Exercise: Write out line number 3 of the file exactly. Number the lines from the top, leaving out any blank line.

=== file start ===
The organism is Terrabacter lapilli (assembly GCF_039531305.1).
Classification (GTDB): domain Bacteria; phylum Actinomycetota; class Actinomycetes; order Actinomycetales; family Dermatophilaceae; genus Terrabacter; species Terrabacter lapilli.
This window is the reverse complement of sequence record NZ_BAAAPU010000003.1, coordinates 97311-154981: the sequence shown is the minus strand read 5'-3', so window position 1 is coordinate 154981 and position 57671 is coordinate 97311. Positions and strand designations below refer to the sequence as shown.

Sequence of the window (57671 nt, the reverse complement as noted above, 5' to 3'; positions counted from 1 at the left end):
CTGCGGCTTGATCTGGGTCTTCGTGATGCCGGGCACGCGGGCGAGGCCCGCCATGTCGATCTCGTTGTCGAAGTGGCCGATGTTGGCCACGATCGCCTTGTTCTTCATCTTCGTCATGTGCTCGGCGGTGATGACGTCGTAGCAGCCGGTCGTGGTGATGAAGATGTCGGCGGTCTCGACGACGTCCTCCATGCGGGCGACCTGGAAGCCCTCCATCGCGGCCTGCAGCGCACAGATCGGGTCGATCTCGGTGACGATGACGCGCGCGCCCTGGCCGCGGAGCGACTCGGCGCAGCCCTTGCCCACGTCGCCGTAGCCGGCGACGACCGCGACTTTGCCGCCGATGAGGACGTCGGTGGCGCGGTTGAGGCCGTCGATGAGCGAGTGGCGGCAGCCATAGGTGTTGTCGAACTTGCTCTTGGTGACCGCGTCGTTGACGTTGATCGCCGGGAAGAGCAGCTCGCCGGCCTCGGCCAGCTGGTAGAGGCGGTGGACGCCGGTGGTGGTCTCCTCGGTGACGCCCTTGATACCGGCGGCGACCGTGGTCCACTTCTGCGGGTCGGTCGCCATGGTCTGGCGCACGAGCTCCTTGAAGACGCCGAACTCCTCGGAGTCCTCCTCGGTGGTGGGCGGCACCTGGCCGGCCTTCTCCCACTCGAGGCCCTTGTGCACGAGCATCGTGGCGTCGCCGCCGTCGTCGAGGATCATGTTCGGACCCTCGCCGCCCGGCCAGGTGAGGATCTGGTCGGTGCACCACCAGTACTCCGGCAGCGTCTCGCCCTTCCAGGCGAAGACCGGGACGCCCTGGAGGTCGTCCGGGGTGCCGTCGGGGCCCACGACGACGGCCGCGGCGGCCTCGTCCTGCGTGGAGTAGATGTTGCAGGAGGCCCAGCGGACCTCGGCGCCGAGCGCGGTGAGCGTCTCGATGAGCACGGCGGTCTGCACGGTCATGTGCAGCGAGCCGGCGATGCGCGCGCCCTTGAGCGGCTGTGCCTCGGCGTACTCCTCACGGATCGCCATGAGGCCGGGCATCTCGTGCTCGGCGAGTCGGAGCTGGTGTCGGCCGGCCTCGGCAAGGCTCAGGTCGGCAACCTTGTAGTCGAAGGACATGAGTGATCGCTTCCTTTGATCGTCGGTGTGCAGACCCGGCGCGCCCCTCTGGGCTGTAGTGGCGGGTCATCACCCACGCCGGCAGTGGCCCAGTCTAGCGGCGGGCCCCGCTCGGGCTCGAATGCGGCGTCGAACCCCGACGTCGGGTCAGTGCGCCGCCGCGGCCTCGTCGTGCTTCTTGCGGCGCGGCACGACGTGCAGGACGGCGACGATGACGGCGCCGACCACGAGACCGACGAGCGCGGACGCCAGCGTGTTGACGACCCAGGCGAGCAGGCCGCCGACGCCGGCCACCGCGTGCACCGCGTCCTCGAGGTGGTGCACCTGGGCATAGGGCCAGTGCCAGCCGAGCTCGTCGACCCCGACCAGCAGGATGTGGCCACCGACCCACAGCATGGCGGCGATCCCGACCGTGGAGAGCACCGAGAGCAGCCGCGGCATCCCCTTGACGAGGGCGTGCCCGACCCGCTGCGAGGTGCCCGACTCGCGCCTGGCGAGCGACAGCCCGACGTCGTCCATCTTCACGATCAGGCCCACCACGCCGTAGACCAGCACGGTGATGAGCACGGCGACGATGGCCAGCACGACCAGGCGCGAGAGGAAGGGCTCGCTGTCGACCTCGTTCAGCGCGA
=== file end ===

This window is the reverse complement of sequence record NZ_BAAAPU010000003.1, coordinates 97311-154981: the sequence shown is the minus strand read 5'-3', so window position 1 is coordinate 154981 and position 57671 is coordinate 97311. Positions and strand designations below refer to the sequence as shown.